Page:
This has been the longest technique project by a long way, but I think you've learned a lot about the importance of good unit testing. We also managed to cover some functional programming techniques, discussed private setters, used functions as parameters, and even tried
NSCountedSet, so I hope you're happy with the result!
Now that the full suite of tests are complete, you have three options ahead of you. First, you can run all the tests in a file by clicking the diamond (or green checkmark) next to the name of the test class. So, in Project39UITests.swift look in the gutter next to
class Project39UITests: XCTestCase and click that. Second, you can run all the tests in your entire project by pressing Cmd+U. Give it a few moments to run, then you'll get a complete report.
Third, and most impressively, you can run all your tests on Xcode Server, which is the beginning of continuous integration: every time you commit a code change to source control, Xcode Server can pull down those changes, build the app, and run the full suite of tests. If you're working in a team, Xcode can produce a visual display of tests that are passing and failing, which is either motivational or depressing depending on your workplace!
If you'd like to take this app further, you should concentrate on testing. Can you write a test that verifies there are 55 table rows when the user filters by words that appear 1000 or more times? Can you write a test that ensures something sensible happens if the cancel button is pressed? Can you write a performance test to ensure
applyUserFilter() doesn't get any slower?
There's also a bug in the code that you ought to be able to fix easily: if the user enters nothing into the filter text box,
applyUserFilter() gets called with an empty string as its parameter and no results will be shown. It's down to you to think up a better solution: is it better to pretend Cancel was tapped instead? Or perhaps consider an empty string to mean "show all words"? It's your project now, so please choose what you think best.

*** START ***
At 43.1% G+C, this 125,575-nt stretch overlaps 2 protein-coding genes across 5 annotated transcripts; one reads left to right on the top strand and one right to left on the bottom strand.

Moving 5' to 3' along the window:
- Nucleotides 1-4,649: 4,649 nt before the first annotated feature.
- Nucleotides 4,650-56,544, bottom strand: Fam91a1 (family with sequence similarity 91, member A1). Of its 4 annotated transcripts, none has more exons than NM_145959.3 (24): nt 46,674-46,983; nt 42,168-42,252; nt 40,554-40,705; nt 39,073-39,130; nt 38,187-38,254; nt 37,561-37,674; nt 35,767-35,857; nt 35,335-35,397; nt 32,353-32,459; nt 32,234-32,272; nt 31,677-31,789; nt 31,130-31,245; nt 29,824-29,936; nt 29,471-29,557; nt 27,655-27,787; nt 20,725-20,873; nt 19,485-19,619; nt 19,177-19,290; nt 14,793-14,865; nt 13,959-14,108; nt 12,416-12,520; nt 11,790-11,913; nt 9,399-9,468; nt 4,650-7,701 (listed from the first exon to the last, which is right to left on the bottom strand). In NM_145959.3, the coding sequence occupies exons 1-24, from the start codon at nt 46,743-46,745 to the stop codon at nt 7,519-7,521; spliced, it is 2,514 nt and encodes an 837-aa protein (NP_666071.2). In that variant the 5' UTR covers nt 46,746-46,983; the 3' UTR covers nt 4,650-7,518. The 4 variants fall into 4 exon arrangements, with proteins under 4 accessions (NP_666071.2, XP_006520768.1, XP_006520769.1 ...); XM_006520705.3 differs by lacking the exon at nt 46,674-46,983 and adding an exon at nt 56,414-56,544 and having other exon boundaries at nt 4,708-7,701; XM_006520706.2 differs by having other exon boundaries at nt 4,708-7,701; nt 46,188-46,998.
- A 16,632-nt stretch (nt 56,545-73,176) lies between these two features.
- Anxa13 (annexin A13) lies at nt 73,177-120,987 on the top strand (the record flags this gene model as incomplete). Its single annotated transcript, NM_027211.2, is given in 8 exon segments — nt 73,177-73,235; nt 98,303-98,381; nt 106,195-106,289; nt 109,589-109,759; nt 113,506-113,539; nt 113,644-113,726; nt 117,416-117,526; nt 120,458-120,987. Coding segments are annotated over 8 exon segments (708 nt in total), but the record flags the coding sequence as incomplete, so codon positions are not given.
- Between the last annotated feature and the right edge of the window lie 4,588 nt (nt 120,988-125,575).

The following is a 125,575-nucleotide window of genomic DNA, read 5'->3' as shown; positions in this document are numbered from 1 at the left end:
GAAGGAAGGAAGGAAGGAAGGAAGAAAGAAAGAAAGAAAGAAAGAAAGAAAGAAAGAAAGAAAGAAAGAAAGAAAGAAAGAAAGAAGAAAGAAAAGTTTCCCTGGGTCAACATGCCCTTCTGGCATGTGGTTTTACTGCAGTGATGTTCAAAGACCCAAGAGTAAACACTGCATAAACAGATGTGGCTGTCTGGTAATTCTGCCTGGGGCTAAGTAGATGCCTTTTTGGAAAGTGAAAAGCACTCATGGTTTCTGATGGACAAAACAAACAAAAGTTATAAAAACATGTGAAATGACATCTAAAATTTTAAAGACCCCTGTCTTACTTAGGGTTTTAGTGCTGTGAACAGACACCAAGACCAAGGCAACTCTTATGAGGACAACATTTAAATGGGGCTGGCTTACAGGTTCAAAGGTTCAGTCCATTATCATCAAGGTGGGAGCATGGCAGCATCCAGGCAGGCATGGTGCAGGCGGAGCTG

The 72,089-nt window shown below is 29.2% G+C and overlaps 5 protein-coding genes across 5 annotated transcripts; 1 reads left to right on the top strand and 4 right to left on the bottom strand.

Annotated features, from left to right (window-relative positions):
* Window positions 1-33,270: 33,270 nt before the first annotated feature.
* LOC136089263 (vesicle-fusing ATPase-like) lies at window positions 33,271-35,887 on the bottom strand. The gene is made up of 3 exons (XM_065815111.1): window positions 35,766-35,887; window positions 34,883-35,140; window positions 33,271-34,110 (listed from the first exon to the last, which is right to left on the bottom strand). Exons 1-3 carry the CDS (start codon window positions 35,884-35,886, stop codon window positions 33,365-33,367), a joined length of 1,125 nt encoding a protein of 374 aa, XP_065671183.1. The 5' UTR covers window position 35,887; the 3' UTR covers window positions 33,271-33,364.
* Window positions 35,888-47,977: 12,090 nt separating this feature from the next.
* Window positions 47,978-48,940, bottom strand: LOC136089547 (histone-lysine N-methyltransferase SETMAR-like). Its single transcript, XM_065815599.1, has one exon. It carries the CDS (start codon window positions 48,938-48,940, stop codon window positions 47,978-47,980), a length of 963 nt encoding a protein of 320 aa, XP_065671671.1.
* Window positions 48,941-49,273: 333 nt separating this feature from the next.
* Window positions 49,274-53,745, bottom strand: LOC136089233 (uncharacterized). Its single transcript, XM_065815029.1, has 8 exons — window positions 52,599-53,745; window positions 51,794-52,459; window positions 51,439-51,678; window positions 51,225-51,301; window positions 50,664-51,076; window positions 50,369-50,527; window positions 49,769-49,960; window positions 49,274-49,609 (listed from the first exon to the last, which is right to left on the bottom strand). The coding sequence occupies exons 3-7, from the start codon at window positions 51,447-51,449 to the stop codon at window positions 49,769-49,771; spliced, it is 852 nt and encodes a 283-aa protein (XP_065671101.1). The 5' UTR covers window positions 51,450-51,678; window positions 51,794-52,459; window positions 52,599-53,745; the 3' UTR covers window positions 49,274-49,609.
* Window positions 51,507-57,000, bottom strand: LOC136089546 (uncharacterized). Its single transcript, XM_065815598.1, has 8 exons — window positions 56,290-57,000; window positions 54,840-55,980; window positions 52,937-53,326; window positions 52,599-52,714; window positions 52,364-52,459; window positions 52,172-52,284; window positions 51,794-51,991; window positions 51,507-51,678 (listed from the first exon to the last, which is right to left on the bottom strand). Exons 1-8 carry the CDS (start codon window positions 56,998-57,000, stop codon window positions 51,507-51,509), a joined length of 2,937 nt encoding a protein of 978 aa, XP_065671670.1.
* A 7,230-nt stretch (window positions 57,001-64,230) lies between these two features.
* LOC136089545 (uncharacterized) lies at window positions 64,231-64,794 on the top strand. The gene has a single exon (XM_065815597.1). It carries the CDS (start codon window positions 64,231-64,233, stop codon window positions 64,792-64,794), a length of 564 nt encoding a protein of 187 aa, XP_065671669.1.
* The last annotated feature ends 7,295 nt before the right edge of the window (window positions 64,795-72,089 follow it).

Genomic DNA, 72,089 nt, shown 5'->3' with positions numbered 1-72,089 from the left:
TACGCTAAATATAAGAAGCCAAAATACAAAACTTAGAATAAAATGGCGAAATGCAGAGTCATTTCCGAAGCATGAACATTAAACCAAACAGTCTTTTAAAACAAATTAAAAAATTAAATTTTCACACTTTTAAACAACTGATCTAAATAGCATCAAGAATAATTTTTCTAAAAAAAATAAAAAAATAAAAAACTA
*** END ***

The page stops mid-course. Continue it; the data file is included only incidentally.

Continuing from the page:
Keep in mind that testing is only part of a sensible code review process. Yes, Xcode Server can check out your code and automatically validate that tests pass, but it is not a substitute for actual human interaction – looking through each other's code, and providing constructive criticism. Taking the time to read someone else's code, then encouraging and supporting them as they improve it, is a key developer skill – remember, code review is where mistakes get rubbed out, not rubbed in.
You finished another project, and I'm glad Hacking with Swift helped you. Now I need your help. Please take just a moment out of your day to tell others about Hacking with Swift so they can benefit too.
You can click below to post a tweet straight to this project. Or if you're feeling particularly generous, you can click here to link to Hacking with Swift on your website and help spread the word.
Thank you. Your support is what keeps me going!
Paul Hudson is the creator of Hacking with Swift, the most comprehensive series of Swift books in the world. He's also the editor of Swift Developer News, the maintainer of the Swift Knowledge Base, and Mario Kart world champion. OK, so that last part isn't true. If you're curious you can learn more here.
Master iOS 11 now!
My book Practical iOS 11 gives you seven complete coding projects that teach all the major new features in iOS 11 in a smart, practical way.